By Peter Murphy
“It’s getting late early,” said that great 20th-century philosopher, Yogi Berra.
These are a few of many examples that suggest his presidency may soon implode, before his first year concludes. By contrast, it took Jimmy Carter and Richard Nixon until their third and fifth years, respectively, for their presidencies to collapse beyond recovery.
President Biden’s war on American-produced energy is galling and—dare I say—un-American. This is because of two recent administration actions that contradict his purported climate policy and confirm the blizzard of lies about the implications of climate change.
First, last May the president lifted U.S. sanctions on companies that were constructing the Nord Stream 2 gas pipeline from Russia to Germany, which expands the market for Russian fossil fuel energy. That same Russia is governed by Vladimir Putin who we’ve been told incessantly for years is the worst dictator alive – until Mr. Biden gave him this energy gift for no discernible return benefit.
Clearly, President Biden and his administration are starting to panic about rapidly increasing gas prices and broader inflation. They are so worried, their entreaty for more oil exposes their climate policy as a gigantic fraud.
Google up “Biden existential threat” and the results go on forever. The president incessantly claims that climate change is the “existential threat of our time.” This is dogma in his administration and for many in Congress. But does Mr. Biden really believe it? His gift to Russia and mendicancy toward OPEC suggest otherwise.
From day one of his presidency, Mr. Biden set forth to act on this stated belief of climate catastrophe by curbing domestic energy production in oil, gas and coal, starting with executive orders to cancel construction of the Keystone XL pipeline and stop new energy leases on federal lands. Another order last January committed the U.S. to a “whole-of-government approach to the climate crisis” and established “climate considerations as an essential element in U.S. foreign policy and national security.”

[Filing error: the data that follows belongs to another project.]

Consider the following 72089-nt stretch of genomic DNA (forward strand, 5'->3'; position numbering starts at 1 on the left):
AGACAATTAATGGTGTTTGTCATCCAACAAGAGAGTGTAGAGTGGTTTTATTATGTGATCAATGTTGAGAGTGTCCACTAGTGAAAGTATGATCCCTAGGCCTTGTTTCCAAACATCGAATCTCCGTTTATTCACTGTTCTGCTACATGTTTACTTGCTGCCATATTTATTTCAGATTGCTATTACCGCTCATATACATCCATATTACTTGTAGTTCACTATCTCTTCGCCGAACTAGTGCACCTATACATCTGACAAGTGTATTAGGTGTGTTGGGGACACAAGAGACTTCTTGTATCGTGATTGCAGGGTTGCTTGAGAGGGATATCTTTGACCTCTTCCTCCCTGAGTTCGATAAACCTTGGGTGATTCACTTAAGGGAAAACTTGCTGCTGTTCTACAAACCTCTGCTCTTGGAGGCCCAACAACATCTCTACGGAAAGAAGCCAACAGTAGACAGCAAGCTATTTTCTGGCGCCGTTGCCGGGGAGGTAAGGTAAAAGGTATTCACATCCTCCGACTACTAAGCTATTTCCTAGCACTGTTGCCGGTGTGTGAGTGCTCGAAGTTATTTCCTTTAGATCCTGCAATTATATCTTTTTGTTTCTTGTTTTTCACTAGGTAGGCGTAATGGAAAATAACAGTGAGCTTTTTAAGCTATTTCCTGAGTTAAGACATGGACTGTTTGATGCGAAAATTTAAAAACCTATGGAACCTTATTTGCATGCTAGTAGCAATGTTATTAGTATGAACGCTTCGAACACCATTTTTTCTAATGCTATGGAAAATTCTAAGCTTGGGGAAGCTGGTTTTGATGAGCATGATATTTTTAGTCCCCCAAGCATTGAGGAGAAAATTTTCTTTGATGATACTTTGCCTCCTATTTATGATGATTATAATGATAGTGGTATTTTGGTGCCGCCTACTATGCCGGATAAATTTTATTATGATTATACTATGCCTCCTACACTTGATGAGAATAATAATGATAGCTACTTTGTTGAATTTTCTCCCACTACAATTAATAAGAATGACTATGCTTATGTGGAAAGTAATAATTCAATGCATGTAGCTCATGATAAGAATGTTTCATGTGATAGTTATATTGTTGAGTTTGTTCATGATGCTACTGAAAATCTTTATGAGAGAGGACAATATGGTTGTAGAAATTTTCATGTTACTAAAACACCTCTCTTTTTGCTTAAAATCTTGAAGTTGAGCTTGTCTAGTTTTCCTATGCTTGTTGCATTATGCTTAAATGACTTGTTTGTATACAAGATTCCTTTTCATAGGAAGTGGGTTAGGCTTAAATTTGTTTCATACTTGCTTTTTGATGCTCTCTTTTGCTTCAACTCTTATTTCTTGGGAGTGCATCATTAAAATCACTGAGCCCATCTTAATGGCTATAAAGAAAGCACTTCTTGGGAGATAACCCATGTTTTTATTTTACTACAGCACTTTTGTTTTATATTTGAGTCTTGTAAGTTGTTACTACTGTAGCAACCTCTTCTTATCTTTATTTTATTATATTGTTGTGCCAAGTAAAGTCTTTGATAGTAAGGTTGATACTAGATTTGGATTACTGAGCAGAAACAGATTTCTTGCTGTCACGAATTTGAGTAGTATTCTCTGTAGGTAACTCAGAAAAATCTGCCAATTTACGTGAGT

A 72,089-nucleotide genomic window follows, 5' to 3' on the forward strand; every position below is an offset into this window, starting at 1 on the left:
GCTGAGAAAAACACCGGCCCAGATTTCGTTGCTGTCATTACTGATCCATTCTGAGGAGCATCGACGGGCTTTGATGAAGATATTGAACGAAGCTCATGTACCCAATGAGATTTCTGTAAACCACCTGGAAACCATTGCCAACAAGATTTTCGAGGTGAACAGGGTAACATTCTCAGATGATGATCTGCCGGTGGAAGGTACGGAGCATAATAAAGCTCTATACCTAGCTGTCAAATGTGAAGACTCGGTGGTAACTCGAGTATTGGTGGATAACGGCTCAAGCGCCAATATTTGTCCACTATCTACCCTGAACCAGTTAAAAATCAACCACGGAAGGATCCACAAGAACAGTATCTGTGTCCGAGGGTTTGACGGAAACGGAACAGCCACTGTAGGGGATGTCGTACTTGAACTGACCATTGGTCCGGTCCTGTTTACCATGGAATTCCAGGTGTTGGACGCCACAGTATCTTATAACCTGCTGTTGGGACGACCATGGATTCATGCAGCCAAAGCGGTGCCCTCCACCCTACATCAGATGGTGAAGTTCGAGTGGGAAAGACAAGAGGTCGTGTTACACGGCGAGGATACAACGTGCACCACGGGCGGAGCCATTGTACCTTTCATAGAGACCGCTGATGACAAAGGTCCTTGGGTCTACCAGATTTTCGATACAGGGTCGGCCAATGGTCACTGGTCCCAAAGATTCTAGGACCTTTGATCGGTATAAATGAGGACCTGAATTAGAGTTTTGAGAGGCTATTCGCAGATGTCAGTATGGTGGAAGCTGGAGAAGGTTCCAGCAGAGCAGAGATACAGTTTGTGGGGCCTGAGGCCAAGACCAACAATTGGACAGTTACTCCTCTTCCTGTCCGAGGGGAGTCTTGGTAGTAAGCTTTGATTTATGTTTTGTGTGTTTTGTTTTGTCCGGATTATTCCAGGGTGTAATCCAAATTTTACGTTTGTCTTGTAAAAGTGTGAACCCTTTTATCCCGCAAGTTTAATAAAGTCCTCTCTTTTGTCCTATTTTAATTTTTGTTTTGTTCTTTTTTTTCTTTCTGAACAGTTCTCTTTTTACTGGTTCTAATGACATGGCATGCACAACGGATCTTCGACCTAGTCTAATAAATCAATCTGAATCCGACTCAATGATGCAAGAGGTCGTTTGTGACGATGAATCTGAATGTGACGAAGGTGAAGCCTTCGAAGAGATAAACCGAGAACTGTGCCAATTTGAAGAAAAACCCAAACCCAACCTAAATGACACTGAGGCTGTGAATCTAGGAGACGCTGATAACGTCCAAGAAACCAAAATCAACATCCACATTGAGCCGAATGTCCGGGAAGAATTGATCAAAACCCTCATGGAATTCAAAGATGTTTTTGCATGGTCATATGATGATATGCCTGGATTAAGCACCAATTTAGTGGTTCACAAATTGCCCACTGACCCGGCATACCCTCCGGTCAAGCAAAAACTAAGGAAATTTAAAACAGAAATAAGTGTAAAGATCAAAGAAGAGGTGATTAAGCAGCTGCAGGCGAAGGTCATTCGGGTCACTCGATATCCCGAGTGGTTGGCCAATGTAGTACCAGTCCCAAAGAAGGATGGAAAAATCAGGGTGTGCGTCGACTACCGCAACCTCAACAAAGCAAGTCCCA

Except when it’s not.
The Biden actions on Nord Stream 2 and OPEC reveal these climate directives to be at best, rhetorical; at worst, a lie.
Seven months later, energy prices are skyrocketing and Americans are feeling the pinch. This is no accident or happenstance.
In the 12-month period through July, overall price inflation increased 5.4 percent, the highest in 13 years, while energy prices surged nearly 24 percent, more than four times the general rate. The ripple effect of skyrocketing energy prices will reverberate throughout the economy with each passing month, with higher manufacturing costs, higher shipping costs and more.
With inflation rearing its ugly head, maybe the “existential threat” of climate change is not so existential and not even a threat, after all. The claptrap about a “zero-carbon economy” by the Biden team becomes just that with their public plea for more carbon-spewing crude oil from overseas.
As former President Jimmy Carter learned more than 40 years ago, the inflation genie is very hard to put back into the bottle quickly and Americans do not react well.
It is one thing for President Biden and his team of adherents to tweet about climate change and issue executive orders. When these and other policies take hold and the inflationary effects occur (as I predicted), their demand for more foreign oil is further evidence of a house of cards that is climate policy.
Sometimes presidential difficulties result from events beyond their control. Jimmy Carter did not abet inflation and Donald Trump did not unleash the coronavirus, but the issues engulfed them and cost them both re-election.
By contrast, Richard Nixon’s problems from the Watergate scandal were self-inflicted. So it is with President Biden’s climate policies and much else afflicting the nation.
Joe Biden became a U.S. Senator when Mr. Nixon was still president and he surely recalls the hapless Carter presidency shortly thereafter. Before it is too late, President Biden should jettison this fruitless climate crusade – something he never truly embraced while a 36-year senator. Rather than beg OPEC for more oil, the president should immediately re-open American oil and gas production and restore our nation’s energy independence.
Peter Murphy is a Senior Fellow at the Committee For A Constructive Tomorrow (CFACT), a Washington, D.C. public policy organization that works on issues of environment, energy and international development.